From this perspective, treating culture as a text might not mean treating everything we encounter as if we were reading Heidegger in search of something profound. Perhaps it is only a limerick or some other form of bawdy joke. Which is, by the way, why a firm grasp of the social context is a sine qua non for successful cultural analysis.

Comment by Philip Swift on October 5, 2011 at 3:13am




I am very interested in reading the rest of your paper, since Wagner and Marilyn Strathern formed no part of my anthropological education. (Things have changed at UCL since then.) As a consequence, I've found myself having to play this particular Melanesian catch-up ever since.


And - not for want of trying - I've often found both authors - but Strathern especially - to be difficult to understand. I can see that something important is being said, but I often find it hard to get a handle on precisely what it is. (Holbraad and Pedersen (2009) have proved to be no help to me in this!) One consolation I have is that Alfred Gell also confessed to finding Strathernian sentences to be hard to unravel!


So I'm hoping that the rest of your paper will enlighten me a little...   

Comment by Priscila Santos da Costa on September 27, 2011 at 8:14pm

Hi John


Thank you for you comment (s)

I´ve just translated the other chapters (from Portuguese) as soon as the revision is finished

i will post everything.


Regarding Geertz. I am not really sure how people felt about him when he proposed his semiotic concept of culture. I was born in 1987 :)

However, I will dare to make some comments on that:


Azzan Junior wrote his thesis having in mind the possibility of a hermeutical anthropology, something that was a sort of trend here in brasil among some anthropologists. So, Azzan critized Geertz for not being SO hermeneutic as this "yet to come" anthropology would like him to be and, according to Azzan, as Geertz himself said he was.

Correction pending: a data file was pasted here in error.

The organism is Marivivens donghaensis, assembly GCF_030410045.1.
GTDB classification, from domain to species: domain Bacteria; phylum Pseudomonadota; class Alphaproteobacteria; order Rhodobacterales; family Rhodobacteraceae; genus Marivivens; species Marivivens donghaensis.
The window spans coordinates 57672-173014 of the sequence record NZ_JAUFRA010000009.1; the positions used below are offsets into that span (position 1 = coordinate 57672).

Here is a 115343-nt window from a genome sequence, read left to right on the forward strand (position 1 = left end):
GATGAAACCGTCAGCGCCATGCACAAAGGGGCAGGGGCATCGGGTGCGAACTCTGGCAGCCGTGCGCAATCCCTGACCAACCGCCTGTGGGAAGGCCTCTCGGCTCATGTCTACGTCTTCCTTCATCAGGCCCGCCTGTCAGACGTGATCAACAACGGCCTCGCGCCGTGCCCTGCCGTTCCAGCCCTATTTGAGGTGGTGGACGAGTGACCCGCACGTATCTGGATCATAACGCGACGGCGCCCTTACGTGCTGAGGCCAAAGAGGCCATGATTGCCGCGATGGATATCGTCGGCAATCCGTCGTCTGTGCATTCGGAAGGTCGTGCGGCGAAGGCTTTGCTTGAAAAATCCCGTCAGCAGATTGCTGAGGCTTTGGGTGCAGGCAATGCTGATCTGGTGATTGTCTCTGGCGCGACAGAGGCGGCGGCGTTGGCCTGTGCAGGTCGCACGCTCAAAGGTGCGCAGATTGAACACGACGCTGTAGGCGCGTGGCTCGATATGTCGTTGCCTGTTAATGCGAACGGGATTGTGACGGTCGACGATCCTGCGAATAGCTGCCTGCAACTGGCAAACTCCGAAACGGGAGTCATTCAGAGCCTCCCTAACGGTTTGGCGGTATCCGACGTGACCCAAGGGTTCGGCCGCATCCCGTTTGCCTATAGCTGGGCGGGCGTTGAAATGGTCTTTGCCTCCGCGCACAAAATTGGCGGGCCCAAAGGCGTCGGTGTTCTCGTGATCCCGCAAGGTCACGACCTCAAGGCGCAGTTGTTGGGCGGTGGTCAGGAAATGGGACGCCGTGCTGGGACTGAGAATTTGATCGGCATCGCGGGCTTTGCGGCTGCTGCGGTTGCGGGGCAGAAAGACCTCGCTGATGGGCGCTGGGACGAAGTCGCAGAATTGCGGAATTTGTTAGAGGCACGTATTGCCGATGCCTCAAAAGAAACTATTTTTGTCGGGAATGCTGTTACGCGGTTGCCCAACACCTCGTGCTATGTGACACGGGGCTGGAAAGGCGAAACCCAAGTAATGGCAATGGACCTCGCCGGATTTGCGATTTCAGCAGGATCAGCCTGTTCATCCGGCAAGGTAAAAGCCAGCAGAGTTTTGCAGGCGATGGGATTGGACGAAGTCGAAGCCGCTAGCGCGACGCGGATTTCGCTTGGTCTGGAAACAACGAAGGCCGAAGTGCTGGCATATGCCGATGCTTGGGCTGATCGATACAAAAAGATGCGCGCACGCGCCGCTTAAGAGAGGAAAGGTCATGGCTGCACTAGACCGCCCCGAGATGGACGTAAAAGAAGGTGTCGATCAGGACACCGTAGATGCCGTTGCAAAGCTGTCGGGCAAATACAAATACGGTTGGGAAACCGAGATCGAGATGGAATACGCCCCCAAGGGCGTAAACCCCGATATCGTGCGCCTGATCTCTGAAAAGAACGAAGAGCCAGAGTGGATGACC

In my paper, the quote was used strategically since I was just trying to define my methodological approach to Wagner and Strathern.

But reading Strathern´s papetr you will see that she is not worried if Geertz acchieved something or not (as Azzan). When she quoted Geertz assertions about "culture as text" she was thinking about the assumptions of seeing culture like that. one of them is the later (postmodern) belief that we live in a fragmented world. one of its outcomes would be the proposal of writting ethnographies as collages, for example.


ps. I am not sure if I was clear, english is not my first language and sometimes i am not sure if i am

being confusing because of it or for 'personnal' problems :) (or both). please, excuse me. So, feel free to correct me or to force me to improve my english!!!





Comment by John McCreery on September 26, 2011 at 4:20am

Of the authors mentioned, I have only read Geertz. So  I look forward with great interest to chapters one (on Wagner) and two (on Strathern) from which I expect to learn a lot. 


Re Geertz, I was struck by the statement that, "Azzan Júnior’s comment (19993, p.105) that Geertz 'seems happier announcing, in theory, the textual model than in comparing the social life with it.'" As a young anthropologist in graduate school in the late 1960, this was, in fact, one of the things I found most stimulating about reading Geertz.

As a student of Victor Turner, who insisted that cultural analysis be firmly grounded in understanding of social structure and process, I was, of course, aware of this gap in Geertz's approach. It was, however, precisely this gap that I found fascinating. Unlike other theorists who aimed at premature closure in whatever they wrote, Geertz left the rest of us so much to do and provided so many pointers to directions in which we might take his ideas and see if they led to genuine insights. In this respect I found him far more interesting that those who would pile up what Turner called "logical sludge" in an an effort to demonstrate that they alone had found the key to everything.